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EU antitrust regulators quiz developers on Google app payments sources

By Foo Yun Chee

BRUSSELS (Reuters) EU antitrust regulators have asked app developers whether Alphabet unit Googles threat to eliminate apps from its Play Store should they use other payment options rather than its billing system has hurt their business, two different people familiar with the problem told Reuters.

Critics say fees charged by Google and Apple at their mobile app stores are excessive and cost developers collectively vast amounts of dollars per year, an indicator of both companies monopoly power.

Questionnaires were delivered to developers last month, individuals said.

Of the 16 questions in the document, some covered the time 2017-2021 among others 2019-2021. The European Commission declined to comment. Google didn’t react to an emailed obtain comment.

The U.S. tech giant has said apps will be taken off its app store starting June this season if developers usually do not use its billing system.

Respondents were asked whether Googles policy change this season impacted the distribution of these goods or services on Google Play Store, which apps were affected and when it affected their capability to acquire users on Android devices, individuals said.

Regulators wished to know if the change has forced developers to drop other payment options towards Google Billing and whether migrating users to some other payment option affected the amount of pre-existing users and the developers usage of data.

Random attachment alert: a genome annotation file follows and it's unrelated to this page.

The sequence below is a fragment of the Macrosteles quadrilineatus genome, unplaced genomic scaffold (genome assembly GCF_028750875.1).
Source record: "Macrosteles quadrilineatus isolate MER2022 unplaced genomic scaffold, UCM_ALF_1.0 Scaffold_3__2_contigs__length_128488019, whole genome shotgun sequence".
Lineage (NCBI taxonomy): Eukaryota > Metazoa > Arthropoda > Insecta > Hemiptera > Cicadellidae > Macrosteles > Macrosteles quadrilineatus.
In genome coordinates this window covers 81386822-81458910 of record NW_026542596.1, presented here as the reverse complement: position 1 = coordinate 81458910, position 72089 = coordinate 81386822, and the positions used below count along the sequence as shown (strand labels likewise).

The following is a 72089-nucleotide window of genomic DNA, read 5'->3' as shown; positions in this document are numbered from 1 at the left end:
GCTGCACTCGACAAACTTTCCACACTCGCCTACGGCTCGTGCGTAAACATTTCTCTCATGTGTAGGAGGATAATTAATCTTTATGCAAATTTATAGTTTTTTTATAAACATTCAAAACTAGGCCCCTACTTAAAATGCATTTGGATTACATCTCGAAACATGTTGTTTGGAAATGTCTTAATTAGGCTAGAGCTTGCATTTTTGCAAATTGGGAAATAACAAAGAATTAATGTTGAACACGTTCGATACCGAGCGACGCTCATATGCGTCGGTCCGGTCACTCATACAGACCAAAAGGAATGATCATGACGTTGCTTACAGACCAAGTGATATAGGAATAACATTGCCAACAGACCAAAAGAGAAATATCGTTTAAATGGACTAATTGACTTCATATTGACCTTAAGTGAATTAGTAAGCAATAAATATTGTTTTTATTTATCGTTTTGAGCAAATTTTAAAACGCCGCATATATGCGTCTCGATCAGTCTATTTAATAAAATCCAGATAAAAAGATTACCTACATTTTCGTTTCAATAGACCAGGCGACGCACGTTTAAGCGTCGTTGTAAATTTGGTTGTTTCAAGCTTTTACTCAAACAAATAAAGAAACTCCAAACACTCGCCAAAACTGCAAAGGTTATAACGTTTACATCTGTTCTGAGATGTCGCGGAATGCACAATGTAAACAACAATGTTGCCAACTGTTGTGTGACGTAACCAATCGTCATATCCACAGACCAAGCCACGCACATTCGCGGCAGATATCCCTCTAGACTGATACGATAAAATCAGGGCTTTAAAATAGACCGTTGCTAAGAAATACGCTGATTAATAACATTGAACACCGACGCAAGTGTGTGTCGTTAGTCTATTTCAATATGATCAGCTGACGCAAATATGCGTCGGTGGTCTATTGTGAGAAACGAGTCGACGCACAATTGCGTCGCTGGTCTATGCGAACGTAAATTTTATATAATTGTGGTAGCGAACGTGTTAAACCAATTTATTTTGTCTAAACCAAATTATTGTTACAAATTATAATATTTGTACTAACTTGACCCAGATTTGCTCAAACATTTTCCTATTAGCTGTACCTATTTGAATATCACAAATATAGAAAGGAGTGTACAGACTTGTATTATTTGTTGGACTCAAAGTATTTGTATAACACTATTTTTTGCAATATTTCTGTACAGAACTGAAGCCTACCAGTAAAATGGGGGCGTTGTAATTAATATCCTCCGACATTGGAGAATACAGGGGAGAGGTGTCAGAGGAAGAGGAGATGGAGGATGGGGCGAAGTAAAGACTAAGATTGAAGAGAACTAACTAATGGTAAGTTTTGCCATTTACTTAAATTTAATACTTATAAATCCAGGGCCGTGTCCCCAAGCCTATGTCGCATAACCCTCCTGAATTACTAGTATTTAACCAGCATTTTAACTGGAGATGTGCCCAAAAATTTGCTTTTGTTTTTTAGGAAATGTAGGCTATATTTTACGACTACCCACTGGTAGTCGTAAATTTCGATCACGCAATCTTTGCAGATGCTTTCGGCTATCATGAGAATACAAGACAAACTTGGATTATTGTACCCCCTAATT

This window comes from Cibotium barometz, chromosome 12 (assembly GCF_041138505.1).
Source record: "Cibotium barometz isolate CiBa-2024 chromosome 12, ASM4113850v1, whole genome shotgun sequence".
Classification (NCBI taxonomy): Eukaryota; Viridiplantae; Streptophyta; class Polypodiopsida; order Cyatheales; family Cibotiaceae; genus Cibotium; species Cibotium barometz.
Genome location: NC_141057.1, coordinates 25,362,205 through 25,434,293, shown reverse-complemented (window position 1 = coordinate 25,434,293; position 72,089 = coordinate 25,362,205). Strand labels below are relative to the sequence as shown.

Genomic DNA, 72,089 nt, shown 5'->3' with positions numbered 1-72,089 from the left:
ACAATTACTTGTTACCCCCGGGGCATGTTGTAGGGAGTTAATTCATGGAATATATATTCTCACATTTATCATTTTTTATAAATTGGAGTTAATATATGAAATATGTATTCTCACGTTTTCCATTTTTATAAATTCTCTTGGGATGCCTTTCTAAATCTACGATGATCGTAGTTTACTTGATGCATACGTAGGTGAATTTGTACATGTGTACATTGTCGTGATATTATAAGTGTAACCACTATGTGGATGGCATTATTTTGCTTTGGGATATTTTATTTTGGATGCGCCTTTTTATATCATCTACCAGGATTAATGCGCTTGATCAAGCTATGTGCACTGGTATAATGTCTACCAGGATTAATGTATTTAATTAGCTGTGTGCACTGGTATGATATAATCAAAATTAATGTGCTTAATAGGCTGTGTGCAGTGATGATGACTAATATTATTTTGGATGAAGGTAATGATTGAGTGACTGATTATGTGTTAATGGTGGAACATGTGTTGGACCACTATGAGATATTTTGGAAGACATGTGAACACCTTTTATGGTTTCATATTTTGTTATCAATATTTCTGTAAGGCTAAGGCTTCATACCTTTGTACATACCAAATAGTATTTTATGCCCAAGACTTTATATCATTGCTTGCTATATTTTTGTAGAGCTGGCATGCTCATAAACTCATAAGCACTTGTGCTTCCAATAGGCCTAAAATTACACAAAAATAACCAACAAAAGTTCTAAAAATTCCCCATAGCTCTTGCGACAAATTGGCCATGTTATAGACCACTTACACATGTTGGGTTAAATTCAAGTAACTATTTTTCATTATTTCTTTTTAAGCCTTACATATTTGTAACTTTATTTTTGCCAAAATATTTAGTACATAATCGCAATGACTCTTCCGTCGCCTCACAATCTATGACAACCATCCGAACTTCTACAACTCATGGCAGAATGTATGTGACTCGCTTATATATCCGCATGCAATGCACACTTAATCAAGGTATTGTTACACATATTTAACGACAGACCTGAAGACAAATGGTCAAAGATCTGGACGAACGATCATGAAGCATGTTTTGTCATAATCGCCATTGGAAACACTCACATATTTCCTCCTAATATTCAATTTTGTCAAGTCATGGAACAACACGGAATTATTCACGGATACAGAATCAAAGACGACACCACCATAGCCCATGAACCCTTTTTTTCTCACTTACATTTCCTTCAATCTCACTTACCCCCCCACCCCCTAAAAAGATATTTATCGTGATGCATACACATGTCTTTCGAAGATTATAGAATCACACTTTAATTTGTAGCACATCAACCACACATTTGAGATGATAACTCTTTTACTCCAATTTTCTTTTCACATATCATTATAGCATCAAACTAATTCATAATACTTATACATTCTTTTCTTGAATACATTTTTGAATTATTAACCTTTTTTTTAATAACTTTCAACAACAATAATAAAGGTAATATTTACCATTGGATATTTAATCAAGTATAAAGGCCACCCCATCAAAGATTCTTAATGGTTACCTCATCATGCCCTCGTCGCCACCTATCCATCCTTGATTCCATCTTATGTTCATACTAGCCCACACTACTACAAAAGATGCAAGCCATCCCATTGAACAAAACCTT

Developers were asked if they believed they might provide a better goods and services if they have the choice of another payment system.

The EU competition enforcer also wished to know if Google allowed them to utilize an alternative solution payment system, charged something fee because of this or complained concerning the security of these payment method.

App developers were asked if U.S. payments giant Stripes, Dutch payment system Adyen and PayPal unit Braintree have emerged as alternative payment systems.

Last month, Google said non-gaming app developers can switch to rival payment systems with a lesser fee of 12% rather than 15%, with the move deciding on European users, to be able to adhere to EU rules that may enter into force next year.

Politico first reported concerning the Commissions query.

(Reporting by Foo Yun Chee; Editing by Kirsten Donovan)

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